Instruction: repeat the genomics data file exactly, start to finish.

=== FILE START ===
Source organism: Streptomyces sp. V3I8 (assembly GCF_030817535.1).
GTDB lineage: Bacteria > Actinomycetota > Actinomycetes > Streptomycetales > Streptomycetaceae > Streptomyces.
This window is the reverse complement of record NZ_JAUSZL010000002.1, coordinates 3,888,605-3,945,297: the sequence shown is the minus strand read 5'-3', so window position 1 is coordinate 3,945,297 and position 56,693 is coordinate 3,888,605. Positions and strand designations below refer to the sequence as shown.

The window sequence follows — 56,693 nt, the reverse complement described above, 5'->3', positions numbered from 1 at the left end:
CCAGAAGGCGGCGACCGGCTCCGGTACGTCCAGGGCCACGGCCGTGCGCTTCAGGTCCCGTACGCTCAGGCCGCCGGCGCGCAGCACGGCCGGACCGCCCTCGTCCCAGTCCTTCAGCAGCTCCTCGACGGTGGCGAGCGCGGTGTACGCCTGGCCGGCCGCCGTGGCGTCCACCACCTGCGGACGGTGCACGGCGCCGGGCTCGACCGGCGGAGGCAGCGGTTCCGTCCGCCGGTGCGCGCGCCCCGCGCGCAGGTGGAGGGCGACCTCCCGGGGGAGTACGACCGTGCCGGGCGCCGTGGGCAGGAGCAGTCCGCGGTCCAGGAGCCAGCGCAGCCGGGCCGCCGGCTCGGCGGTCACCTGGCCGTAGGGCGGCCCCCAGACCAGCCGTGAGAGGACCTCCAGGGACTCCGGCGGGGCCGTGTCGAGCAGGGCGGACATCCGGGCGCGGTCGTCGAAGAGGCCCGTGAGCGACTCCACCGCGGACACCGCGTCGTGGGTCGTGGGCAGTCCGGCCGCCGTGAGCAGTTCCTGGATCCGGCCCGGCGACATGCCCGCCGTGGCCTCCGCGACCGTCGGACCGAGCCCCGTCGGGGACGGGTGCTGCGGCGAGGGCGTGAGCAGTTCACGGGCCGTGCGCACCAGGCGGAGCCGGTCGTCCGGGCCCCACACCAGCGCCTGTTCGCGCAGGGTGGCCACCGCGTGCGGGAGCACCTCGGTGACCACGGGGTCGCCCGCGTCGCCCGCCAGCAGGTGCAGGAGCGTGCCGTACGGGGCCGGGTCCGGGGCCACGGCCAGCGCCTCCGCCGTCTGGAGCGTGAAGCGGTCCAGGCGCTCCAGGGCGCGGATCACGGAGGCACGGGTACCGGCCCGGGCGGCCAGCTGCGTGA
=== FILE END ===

Source organism: Streptomyces sp. V3I8 (assembly GCF_030817535.1).
GTDB lineage: Bacteria > Actinomycetota > Actinomycetes > Streptomycetales > Streptomycetaceae > Streptomyces.
This window is the reverse complement of record NZ_JAUSZL010000002.1, coordinates 3,888,605-3,945,297: the sequence shown is the minus strand read 5'-3', so window position 1 is coordinate 3,945,297 and position 56,693 is coordinate 3,888,605. Positions and strand designations below refer to the sequence as shown.

The window sequence follows — 56,693 nt, the reverse complement described above, 5'->3', positions numbered from 1 at the left end:
CCAGAAGGCGGCGACCGGCTCCGGTACGTCCAGGGCCACGGCCGTGCGCTTCAGGTCCCGTACGCTCAGGCCGCCGGCGCGCAGCACGGCCGGACCGCCCTCGTCCCAGTCCTTCAGCAGCTCCTCGACGGTGGCGAGCGCGGTGTACGCCTGGCCGGCCGCCGTGGCGTCCACCACCTGCGGACGGTGCACGGCGCCGGGCTCGACCGGCGGAGGCAGCGGTTCCGTCCGCCGGTGCGCGCGCCCCGCGCGCAGGTGGAGGGCGACCTCCCGGGGGAGTACGACCGTGCCGGGCGCCGTGGGCAGGAGCAGTCCGCGGTCCAGGAGCCAGCGCAGCCGGGCCGCCGGCTCGGCGGTCACCTGGCCGTAGGGCGGCCCCCAGACCAGCCGTGAGAGGACCTCCAGGGACTCCGGCGGGGCCGTGTCGAGCAGGGCGGACATCCGGGCGCGGTCGTCGAAGAGGCCCGTGAGCGACTCCACCGCGGACACCGCGTCGTGGGTCGTGGGCAGTCCGGCCGCCGTGAGCAGTTCCTGGATCCGGCCCGGCGACATGCCCGCCGTGGCCTCCGCGACCGTCGGACCGAGCCCCGTCGGGGACGGGTGCTGCGGCGAGGGCGTGAGCAGTTCACGGGCCGTGCGCACCAGGCGGAGCCGGTCGTCCGGGCCCCACACCAGCGCCTGTTCGCGCAGGGTGGCCACCGCGTGCGGGAGCACCTCGGTGACCACGGGGTCGCCCGCGTCGCCCGCCAGCAGGTGCAGGAGCGTGCCGTACGGGGCCGGGTCCGGGGCCACGGCCAGCGCCTCCGCCGTCTGGAGCGTGAAGCGGTCCAGGCGCTCCAGGGCGCGGATCACGGAGGCACGGGTACCGGCCCGGGCGGCCAGCTGCGTGA